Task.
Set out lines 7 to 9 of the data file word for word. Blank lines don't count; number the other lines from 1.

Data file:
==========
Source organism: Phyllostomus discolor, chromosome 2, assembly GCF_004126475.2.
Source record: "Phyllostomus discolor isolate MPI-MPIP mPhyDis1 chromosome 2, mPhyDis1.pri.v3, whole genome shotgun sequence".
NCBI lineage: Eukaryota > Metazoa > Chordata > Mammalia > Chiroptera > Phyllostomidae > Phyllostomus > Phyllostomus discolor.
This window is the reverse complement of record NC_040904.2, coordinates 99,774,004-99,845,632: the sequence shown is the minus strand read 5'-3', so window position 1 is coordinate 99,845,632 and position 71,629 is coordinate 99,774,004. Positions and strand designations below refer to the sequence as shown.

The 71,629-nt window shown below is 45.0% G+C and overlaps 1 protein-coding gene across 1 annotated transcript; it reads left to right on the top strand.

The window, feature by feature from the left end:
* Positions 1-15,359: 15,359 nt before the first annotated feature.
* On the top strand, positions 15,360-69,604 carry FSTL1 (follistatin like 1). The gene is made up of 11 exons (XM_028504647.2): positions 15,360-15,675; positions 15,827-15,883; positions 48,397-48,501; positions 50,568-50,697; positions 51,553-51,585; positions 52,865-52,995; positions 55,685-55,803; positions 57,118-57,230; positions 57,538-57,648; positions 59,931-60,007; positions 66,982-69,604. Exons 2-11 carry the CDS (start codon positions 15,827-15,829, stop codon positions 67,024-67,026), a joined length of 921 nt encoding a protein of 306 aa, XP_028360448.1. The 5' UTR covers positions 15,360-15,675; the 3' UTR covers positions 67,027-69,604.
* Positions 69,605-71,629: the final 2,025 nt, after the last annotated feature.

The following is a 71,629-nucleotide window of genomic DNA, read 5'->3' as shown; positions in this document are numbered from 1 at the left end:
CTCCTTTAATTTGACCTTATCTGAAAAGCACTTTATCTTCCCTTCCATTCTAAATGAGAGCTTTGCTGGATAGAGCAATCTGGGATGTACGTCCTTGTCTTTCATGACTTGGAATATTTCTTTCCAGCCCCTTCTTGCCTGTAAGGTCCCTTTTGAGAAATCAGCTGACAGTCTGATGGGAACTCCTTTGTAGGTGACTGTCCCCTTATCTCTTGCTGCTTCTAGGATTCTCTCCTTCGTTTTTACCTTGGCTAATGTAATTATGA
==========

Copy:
* Positions 1-15,359: 15,359 nt before the first annotated feature.
* On the top strand, positions 15,360-69,604 carry FSTL1 (follistatin like 1). The gene is made up of 11 exons (XM_028504647.2): positions 15,360-15,675; positions 15,827-15,883; positions 48,397-48,501; positions 50,568-50,697; positions 51,553-51,585; positions 52,865-52,995; positions 55,685-55,803; positions 57,118-57,230; positions 57,538-57,648; positions 59,931-60,007; positions 66,982-69,604. Exons 2-11 carry the CDS (start codon positions 15,827-15,829, stop codon positions 67,024-67,026), a joined length of 921 nt encoding a protein of 306 aa, XP_028360448.1. The 5' UTR covers positions 15,360-15,675; the 3' UTR covers positions 67,027-69,604.
* Positions 69,605-71,629: the final 2,025 nt, after the last annotated feature.